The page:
Gail Gruenwald’s style of dealing with oil and gas and clean water issues sometimes frustrates her peers in the non-profit community. Alleged threats, after all, require immediate action. But Gruenwald, executive director for the Petoskey-based Tip of the Mitt Watershed Council, says having all the facts is crucial before acting on a supposed problem.
The organization she leads makes its indelible mark on the waters of Antrim, Charlevoix, Cheboygan and Emmet counties. The region is a summer haven for thousands of vacationers and cottage owners, and according to the U.S. Census Bureau, more than one million residents. Laced with 3,000 miles of rivers and streams, the four-county area harbors a dramatic Great Lakes shoreline, more than 300,000 acres of wetlands, some of Michigan’s largest inland lakes, plus 1,800 or so smaller lakes.
“It’s a lot of water to cover,” affirms Gruenwald, who was hired in 1983 as the staff attorney before becoming director in 1987. “We try to develop positions based on sound science and avoid positions not supported by science and fact. We don’t say ‘The sky is falling’ unless it is. We can be very frustrating to other environmental non-profits.”
Tip of the Mitt was founded in 1979, initially as a coalition of lake associations. Federal money was available for water quality monitoring and the council members worked with researchers from the University of Michigan Biological Station, in Pellston. There were just 10 members at the time.
That changed in 1983, when a board member recommended having citizens and riparian owners involved in the organization’s forward progress. The idea was met with support, Gruenwald says. The council today has 2,500 members, 11 staff and 200 volunteers. Its 2015 budget of close to $1 million is oceans larger than the $1,200 budget it began with in 1980.
“That was a large shift,” she notes. “Other watershed councils are quasi-governmental organizations with government officials on their board of directors. We’re not. We chose to have individuals as members and as board members.”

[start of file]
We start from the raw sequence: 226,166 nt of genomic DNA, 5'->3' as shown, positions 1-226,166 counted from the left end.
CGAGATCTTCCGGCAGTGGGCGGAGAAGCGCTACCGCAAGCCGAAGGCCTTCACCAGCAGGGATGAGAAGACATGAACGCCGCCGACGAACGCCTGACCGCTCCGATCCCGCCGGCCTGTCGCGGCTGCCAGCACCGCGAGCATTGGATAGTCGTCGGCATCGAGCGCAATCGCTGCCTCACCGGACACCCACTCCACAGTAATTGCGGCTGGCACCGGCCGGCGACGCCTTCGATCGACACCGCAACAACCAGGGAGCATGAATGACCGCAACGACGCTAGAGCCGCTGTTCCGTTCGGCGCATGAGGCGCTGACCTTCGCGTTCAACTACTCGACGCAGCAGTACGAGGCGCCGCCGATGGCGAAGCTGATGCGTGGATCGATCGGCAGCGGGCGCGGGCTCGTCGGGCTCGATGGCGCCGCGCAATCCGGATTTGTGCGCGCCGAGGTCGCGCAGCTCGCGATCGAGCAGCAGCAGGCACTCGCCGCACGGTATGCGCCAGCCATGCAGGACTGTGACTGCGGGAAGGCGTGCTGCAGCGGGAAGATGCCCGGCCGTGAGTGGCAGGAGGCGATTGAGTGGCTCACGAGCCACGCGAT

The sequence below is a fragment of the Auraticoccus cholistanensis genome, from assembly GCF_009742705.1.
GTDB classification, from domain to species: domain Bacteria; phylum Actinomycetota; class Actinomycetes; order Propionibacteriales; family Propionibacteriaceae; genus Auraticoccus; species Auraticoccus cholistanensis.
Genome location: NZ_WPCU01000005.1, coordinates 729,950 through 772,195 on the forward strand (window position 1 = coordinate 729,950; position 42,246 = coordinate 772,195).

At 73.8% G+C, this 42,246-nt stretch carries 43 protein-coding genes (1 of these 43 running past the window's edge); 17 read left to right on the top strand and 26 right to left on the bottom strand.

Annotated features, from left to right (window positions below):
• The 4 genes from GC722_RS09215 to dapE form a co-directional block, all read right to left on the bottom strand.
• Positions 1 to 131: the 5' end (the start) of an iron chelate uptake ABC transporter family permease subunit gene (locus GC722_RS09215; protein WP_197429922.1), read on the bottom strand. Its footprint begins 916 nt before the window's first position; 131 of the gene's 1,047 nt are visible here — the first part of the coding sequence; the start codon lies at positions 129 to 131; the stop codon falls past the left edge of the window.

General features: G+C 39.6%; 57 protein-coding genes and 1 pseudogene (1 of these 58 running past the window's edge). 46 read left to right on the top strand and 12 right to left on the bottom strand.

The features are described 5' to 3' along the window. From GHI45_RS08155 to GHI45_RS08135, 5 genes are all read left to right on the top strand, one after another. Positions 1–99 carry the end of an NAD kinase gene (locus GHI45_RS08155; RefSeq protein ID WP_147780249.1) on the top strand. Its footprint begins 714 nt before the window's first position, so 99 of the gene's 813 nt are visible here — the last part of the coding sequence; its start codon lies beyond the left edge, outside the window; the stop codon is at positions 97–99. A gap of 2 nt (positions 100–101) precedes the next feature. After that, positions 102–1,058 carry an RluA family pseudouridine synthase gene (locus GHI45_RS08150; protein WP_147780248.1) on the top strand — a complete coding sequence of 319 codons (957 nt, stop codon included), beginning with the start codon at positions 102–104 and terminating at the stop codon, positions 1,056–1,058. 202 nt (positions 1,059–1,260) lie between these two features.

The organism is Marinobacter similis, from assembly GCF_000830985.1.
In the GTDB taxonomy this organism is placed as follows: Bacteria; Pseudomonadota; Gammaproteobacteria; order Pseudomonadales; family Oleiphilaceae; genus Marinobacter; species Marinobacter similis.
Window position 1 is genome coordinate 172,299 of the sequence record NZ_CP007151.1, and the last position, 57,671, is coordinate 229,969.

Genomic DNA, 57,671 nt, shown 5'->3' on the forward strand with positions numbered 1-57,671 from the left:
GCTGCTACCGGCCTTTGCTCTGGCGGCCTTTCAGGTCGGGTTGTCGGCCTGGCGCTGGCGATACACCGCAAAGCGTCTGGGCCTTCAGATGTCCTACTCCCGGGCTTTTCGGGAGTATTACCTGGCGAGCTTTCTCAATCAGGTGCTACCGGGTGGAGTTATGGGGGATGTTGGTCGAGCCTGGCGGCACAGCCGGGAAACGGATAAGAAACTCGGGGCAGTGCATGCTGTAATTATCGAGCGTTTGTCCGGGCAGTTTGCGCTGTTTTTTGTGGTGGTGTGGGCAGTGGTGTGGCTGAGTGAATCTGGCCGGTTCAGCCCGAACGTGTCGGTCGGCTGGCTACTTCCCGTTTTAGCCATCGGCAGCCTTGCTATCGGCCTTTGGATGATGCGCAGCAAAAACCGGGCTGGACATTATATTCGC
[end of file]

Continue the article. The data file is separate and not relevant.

Tip of the Mitt staff tackle issues important to its membership, largely riparian property owners. Funded by membership pledges, donations and grants, they conduct and lead water quality monitoring efforts, oversee large-scale shoreline or river restoration projects, develop watershed management plans and educate the public on myriad of threats to waterways. The council has worked closely, for instance, with area marinas to get them certified under Michigan’s Clean Marina program.
Council volunteers help by monitoring area beaches for dead birds that succumb to avian botulism. They document invasive species like purple loosestrife, a beautiful, ornamental plant imported to the U.S. in the 1800s, which is capable of crowding out native aquatic plants in wetland complexes. Volunteers also gather water quality data in many area lakes or streams and form an advocacy network if a call to action comes.
“Getting rid of invasive species is very expensive,” Gruenwald explains. “We spend a lot of time and money working with lake groups to assess various waters and eradicate them. Storm water is our second big challenge. None of the communities up here are required to treat it; they are too small. So, most of it is flushed into the waterways and we work with communities about the things they can do.”
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Award-winning writer and BLUE “Undercurrents” columnist Howard Meyerson lives in Grand Rapids.